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All the Lego’s gone up the Dyson

January 30, 2008

legobrick.jpg

I’ll freely admit that a good number of my posts on this blog are just extended annotations to things that I’ve sung about. Either that, or the posts prove to be the germ of a song. But sometimes little bits of information are fed back to me from the real world, making me realise that what I’m singing about has a semblance of contemporary relevance, which I might otherwise have been unaware of.

Anyway, I make no apologies for blogging such extensive footnotes. If you’re going to be a self-made artist, god knows you have to also put a lot of work into inventing a critical context for yourself (no-one else is going to do it for you).

So, my forthcoming song Treat Me Like A Fairy is for the most part a period song — to be precise it’s set in 1917, and involves the Bradfordian electro-folklore tale of the Cottingley Fairies. The incomparable Anne Marie Varrella sings most of the song, but in “my” part, in the middle, I insert a little anachronism:

“All the Lego’s gone up the Dyson —
Hey ho! Little men!
My friends are in the television
Messing about again.”

Actually, “all the Lego’s gone up the Dyson” was something I overheard (overread?) my cousin telling my other cousin on Facebook. The phrase caught my eye because effortlessly it name-checked two brands (which seem to share a similar aesthetic, in terms of colour and design) in one taut sentence. God knows what my cousin meant by this sentence, but to me it conjured images of primary-coloured technology gone mad against itself, and therefore proved an anachronistic complement to the song’s main subject of cultural havoc wreaked through through a child’s abuse of technology.

20081096.jpglego-bricks-high-resolution.jpg

Anyway, apparently this month marked the 50th birthday of the Lego brick. I had loads of Lego as a child. Playing with Lego didn’t turn me into a builder, an architect, or anything involving much hands-on design. But I wonder whether Lego — let’s say Lego aesthetics — have influenced the way we create stuff in a more subtle way. For example, my music is recorded using Apple Garageband program. Below is a sample picture from Apple of a Garageband screen — am I right to detect an influence from Lego on the way in which sound design has been visualised (via the scores of composers like Stockhausen, also below) as building blocks of sound?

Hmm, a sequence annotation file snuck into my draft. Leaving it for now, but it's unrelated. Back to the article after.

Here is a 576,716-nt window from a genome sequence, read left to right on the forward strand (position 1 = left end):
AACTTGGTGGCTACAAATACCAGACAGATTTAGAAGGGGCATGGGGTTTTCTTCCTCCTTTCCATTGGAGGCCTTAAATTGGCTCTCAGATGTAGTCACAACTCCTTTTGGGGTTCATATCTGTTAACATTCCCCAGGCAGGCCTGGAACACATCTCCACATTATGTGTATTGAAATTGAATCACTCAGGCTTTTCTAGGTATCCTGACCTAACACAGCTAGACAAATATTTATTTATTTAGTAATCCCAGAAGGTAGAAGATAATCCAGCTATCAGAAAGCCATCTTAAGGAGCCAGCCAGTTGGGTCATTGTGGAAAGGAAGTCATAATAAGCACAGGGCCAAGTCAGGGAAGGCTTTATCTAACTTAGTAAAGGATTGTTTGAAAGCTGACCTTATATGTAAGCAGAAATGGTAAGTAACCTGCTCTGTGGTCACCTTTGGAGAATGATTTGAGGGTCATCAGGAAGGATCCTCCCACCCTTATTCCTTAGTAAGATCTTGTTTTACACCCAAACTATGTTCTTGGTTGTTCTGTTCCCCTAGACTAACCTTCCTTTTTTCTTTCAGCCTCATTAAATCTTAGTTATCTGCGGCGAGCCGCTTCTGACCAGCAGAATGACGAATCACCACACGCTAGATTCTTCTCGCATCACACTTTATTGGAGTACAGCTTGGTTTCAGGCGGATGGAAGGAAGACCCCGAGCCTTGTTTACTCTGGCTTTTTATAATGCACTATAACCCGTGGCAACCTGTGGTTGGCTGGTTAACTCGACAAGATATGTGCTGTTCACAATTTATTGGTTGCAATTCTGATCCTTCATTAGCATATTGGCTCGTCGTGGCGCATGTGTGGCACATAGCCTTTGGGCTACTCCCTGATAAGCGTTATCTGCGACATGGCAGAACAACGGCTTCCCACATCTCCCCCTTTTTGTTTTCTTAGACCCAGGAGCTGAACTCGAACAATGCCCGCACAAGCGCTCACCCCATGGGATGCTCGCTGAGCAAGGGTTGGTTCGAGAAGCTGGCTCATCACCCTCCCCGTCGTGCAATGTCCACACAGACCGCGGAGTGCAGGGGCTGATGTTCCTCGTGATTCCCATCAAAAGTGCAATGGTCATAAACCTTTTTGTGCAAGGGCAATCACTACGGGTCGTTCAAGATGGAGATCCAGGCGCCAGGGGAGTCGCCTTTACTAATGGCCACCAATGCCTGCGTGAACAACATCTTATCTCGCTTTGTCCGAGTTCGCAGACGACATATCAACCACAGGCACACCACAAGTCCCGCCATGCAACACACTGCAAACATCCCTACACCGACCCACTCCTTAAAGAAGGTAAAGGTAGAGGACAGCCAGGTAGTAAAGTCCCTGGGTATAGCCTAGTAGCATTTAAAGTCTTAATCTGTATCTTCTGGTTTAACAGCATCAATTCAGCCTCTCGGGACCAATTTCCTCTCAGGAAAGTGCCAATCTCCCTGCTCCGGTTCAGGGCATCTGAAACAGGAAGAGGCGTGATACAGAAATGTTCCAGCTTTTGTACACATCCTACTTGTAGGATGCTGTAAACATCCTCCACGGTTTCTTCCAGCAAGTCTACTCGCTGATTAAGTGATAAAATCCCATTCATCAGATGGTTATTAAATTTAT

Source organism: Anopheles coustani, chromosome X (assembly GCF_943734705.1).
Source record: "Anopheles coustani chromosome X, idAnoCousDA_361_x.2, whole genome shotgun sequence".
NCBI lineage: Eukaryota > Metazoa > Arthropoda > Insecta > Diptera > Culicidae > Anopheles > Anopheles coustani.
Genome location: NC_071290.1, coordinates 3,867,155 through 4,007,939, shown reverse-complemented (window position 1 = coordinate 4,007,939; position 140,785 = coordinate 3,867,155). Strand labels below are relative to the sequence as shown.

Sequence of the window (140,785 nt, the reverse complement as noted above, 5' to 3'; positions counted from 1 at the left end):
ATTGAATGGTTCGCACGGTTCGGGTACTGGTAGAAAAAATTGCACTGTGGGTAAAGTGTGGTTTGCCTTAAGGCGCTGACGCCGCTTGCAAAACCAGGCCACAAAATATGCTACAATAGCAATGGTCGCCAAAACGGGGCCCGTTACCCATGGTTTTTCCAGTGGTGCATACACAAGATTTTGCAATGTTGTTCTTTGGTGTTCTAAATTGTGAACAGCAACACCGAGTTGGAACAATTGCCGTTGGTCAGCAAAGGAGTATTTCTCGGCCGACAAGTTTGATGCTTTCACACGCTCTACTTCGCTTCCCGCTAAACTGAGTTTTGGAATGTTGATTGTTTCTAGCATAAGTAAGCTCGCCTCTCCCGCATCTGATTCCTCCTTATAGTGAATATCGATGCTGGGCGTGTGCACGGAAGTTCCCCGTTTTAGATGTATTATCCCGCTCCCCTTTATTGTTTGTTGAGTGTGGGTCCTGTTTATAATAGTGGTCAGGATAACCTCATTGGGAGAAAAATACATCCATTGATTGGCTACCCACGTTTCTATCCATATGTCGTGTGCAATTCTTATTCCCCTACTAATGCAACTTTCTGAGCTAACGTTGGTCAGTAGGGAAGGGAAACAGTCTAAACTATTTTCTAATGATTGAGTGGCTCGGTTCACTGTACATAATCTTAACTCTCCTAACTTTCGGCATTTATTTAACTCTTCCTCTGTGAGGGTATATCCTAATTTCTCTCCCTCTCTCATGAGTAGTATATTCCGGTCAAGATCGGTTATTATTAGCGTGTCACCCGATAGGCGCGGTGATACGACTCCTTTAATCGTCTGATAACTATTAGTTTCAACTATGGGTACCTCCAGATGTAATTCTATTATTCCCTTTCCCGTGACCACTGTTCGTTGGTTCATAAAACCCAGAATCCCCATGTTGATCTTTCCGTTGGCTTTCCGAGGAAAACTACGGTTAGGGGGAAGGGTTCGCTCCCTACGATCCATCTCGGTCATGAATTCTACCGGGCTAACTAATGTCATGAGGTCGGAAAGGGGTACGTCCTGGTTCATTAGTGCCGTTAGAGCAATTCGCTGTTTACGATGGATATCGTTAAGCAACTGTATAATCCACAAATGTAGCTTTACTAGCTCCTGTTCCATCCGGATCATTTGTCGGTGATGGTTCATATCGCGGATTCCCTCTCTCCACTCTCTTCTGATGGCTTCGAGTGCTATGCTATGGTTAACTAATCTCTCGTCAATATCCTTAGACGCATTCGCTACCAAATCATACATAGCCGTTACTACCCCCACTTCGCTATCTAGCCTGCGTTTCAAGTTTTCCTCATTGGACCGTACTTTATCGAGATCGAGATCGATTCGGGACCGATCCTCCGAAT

applenotes05garagebandl.jpg
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And if we’re going to play cultural history, then Lego is surely somewhere between the Bauhaus and nu-rave, as well as forming a fruitful early connection between technology and near-idiocy.

So, for Lego’s 50th birthday, here’s a Lego questionnaire. Answer as many of the following as you like:

How much Lego did you have, really?


What was the biggest thing you ever made from Lego?


What was the rudest thing you ever made?


Could a fairy be made from Lego?


Did your Lego ever go up the Hoover / Dyson / any other type of vacuum cleaner and if so, how did you react?


I once got the arm of a Lego man (thankfully, not the one pictured below) stuck up my nose, and had to go to hospital. What on earth was I trying to do? Did this ever happen to you?

Thankyou.

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10 Comments leave one →
  1. January 31, 2008 1:58 pm

    How much Lego did you have, really?

    A lot more than the average girl, and certainly never the girl-focused kits. I liked the spaceships. ZOOOOOOOM! I also had a Lego robot kit I bought I first year that I’d let run around my room (for exercise). Little did I know that, in third year, Lego robotics would be part of my required course work.

    What was the biggest thing you ever made from Lego?

    A mess.

    What was the rudest thing you ever made?

    A spaceship. Those things are inherently phallic. And awesome.

    Could a fairy be made from Lego?

    Of course not! Fairies can only be made from papier-mache. Everyone knows that.

    Did your Lego ever go up the Hoover / Dyson / any other type of vacuum cleaner and if so, how did you react?